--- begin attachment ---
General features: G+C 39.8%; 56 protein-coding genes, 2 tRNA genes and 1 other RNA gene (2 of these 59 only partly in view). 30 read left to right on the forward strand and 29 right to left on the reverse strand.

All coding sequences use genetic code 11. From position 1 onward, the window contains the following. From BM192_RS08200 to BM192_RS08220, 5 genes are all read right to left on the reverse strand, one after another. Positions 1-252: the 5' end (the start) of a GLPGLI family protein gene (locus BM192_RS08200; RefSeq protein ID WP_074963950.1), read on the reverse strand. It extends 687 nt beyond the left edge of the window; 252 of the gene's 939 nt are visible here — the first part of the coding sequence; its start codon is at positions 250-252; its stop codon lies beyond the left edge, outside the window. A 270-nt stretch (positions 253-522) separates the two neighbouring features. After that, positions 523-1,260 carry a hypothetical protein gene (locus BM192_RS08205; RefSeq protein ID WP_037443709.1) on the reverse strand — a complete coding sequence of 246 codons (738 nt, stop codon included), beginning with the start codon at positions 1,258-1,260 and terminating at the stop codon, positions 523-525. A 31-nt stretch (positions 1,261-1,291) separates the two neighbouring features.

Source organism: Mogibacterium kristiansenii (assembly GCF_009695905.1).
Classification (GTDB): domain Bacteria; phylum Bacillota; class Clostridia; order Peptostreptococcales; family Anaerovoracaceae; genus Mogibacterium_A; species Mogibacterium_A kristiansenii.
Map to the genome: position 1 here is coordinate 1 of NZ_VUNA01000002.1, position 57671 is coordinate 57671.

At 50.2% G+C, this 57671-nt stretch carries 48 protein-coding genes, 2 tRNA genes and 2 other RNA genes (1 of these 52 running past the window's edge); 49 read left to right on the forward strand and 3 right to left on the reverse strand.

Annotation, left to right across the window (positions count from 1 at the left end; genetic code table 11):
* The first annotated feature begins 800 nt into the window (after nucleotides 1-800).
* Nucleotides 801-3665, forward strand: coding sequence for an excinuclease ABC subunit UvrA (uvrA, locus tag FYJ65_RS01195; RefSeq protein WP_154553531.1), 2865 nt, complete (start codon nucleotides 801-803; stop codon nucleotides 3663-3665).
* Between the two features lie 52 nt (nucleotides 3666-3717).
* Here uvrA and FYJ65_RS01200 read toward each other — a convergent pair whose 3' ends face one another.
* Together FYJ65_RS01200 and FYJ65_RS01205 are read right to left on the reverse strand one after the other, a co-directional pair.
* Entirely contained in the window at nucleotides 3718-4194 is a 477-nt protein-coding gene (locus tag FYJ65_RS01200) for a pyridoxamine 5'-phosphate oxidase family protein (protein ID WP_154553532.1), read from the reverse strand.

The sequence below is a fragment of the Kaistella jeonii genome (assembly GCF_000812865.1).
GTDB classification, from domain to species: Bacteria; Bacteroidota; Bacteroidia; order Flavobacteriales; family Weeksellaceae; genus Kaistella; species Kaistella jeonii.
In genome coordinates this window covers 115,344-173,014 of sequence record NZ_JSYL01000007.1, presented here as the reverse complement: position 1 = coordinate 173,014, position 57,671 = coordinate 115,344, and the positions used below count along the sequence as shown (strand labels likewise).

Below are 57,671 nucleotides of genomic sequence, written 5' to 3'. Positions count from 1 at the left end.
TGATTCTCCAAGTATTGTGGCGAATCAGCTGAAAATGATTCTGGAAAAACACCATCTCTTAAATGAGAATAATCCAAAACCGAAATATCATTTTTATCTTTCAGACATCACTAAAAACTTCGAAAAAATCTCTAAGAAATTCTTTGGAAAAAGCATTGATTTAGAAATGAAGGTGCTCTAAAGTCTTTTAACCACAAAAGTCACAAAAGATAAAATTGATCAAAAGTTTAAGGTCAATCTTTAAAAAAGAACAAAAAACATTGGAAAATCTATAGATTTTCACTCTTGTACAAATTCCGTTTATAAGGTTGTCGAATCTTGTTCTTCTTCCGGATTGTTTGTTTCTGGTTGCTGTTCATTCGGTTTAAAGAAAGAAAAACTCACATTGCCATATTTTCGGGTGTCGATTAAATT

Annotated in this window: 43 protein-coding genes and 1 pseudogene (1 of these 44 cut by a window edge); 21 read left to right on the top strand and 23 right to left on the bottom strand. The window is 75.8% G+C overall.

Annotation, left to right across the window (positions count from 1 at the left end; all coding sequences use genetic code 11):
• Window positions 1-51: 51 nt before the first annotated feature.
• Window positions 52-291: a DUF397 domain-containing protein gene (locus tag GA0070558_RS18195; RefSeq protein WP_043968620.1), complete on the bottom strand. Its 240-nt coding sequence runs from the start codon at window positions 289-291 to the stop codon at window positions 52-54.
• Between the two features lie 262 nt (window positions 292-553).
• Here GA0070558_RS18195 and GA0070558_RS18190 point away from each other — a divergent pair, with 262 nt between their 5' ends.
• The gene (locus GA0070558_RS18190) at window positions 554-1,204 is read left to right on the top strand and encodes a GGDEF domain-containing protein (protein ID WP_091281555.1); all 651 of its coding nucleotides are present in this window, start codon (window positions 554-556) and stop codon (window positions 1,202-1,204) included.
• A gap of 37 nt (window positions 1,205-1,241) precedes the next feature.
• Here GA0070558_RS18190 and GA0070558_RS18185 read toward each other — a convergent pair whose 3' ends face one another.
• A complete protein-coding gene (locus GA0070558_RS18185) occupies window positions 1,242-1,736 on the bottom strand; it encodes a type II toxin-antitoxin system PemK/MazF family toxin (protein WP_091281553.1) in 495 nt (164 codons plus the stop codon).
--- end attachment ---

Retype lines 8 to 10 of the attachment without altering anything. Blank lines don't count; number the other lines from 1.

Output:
* The first annotated feature begins 800 nt into the window (after nucleotides 1-800).
* Nucleotides 801-3665, forward strand: coding sequence for an excinuclease ABC subunit UvrA (uvrA, locus tag FYJ65_RS01195; RefSeq protein WP_154553531.1), 2865 nt, complete (start codon nucleotides 801-803; stop codon nucleotides 3663-3665).
* Between the two features lie 52 nt (nucleotides 3666-3717).